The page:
Elsa’s aunt Ingrid uses a nearly identical tactic, framing Elsa for her spell so that others would reject her, and she could be all Elsa had left. Going further, she cursed the whole town to only see the worst in each other, so that no one but her and her chosen followers would have love, and no one else would love them. 

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Once Upon a Tactic 1/3

The following post examines cult leader tactics as shown by the villains on Once Upon a Time. Plots and characters up through the conclusion of season five are included so consider this your spoiler warning. 

Cults are a form of abusive relationship. Like intimate partner abusers, cult leaders really on many deceptive and isolating tactics to better control and abuse their victim. There is growing public awareness about the signs of an abusive romance, but other exploitative relationships are not as discussed. Once Upon a Time showcases many cult leader tactics in the actions of their villains, in a variety of non romantic relationships. 

Four tactics I want to examine today are love bombing, isolation, complicity, and story crafting. 

Love bombing is bombarding a potential recruit with positive attention. This may be done by several people or just one. The recruit is told how wonderful they are, how glad the group is to have them, and how they matter. It’s a high like no other to be at the center of love bombing. For that brief shining moment, you matter the most. 

But it’s all a bait and switch. Once your love is secured in neurochemical response to this experience, the cult and leader need you to feel not very special at all. Validation becomes your addiction, and your dealer leader gets stingier on the supply and keeps upping the price. 

Prince James and Jacqueline “Jack” use love bombing on the giant Anton. They promise him he belongs in their kingdom, that his happiness is all they desire, and that they are his friends. But it’s all a ruse to steal his treasure, and they betray his kindness with violence and theft. Cults do exactly this, and it’s just as cruel in the real world.

Peter Pan uses this tactic when recruiting his Lost Boys. He enchants a pipe so that only children who feel lost and unloved can be lured by its siren song. Dancing together as he plays, they feel joy and belonging. Once he brings them to Neverland, he makes them do his bidding and prevents them from ever leaving. 

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All Moms Are Working Moms 

I’ve been a mother for eleven years. Over that time I’ve been a nanny, a maid, and an executive. I’ve tutored GED students and proctored MCATs. I’ve also spent a majority of those years physically disabled and unemployed. I have always worked though. 

Parenting is a verb, an action, work. It is effort, mental, physical, emotional effort. It calls for endless patience and compassion in the face of bold lies and someone else’s excrement. A parent is a nurse, a teacher, a drill seargant and judge, and must choose the right hat for each moment as they come.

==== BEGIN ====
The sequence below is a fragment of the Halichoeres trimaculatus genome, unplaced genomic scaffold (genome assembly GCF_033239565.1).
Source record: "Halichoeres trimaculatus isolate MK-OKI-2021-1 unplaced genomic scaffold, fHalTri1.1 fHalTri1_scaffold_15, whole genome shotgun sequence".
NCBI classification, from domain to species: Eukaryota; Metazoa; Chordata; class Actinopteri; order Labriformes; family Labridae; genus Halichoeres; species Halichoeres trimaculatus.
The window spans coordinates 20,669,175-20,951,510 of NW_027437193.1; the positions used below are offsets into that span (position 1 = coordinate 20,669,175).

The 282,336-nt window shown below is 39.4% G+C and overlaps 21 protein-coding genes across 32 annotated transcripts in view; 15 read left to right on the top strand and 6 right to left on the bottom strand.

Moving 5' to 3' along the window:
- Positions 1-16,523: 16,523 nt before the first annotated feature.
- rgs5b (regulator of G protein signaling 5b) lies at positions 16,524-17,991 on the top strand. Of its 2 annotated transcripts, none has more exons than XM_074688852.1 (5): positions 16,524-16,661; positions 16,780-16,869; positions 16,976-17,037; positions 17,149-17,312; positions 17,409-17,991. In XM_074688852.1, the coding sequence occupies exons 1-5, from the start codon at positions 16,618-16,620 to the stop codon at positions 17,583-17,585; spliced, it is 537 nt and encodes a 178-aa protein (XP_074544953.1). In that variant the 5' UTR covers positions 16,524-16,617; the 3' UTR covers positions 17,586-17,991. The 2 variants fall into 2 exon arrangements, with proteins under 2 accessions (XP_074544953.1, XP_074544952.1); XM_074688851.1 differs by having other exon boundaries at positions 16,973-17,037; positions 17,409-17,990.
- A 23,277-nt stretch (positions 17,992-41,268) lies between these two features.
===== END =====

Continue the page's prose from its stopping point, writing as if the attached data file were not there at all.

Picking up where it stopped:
There’s a strong cultural habit of bifurcating the realities of employed and unemployed custodial mothers as either working or not working.  This erasure of motherhood as work is damaging for all mothers, and for caretaking fathers as well. Parenting is work. Parents who are not paid for their labor are still working. They’re just not paid. 

This false dichotomy allows the culture to exploit women; if unemployed mothers are “not working” what on earth should they be paid for? That the majority of housekeeping and childcare falls to women even when both parents are employed is no accident. It’s unpaid work, therefore not called work, therefore it’s women’s work. (Things are generally more equitable in same gender partnerships, although there is much less data to compare. To my knowledge no one is studying non binary people and gendered work.)

Parenting is work. Maintaining a clean home in defiance of a toddler is work. Meeting the constant physical, emotional, and educational needs of children is hard work. Carrying an infant, carrier, and diaper bag while running errands is hard work. None of it’s easy, and hiring help isn’t cheap. In fact, childcare has gotten so expensive it carries a heftier price tag than college in most American major cities.

There are more mothers unpaid now than there have been since the 1960s, as the prohibitive costs of childcare keep many unable to afford returning to the paid workforce. Hundreds of thousands or even millions of parents (overwhelmingly mothers) are barred from paid work, and unpaid for the work they do. This is a major problem that will mean sexist ideas are preserved for the next generation. 

Stay at home moms ARE working moms. All moms are. Mothering is work. It should be paid. 

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History of Everyday Things

History fascinates me because of the way things interact and connect. History is not a linear thread moving steadily through time. It’s a woven tapestry with threads for war and famine, social progress and new inventions. I like learning the history of everyday things, and thinking of all the missteps along the way. Every day I use an alarm clock, indoor plumbing, and soap before drinking my coffee. But where did these things come from and when did these become standard among the United States lower classes?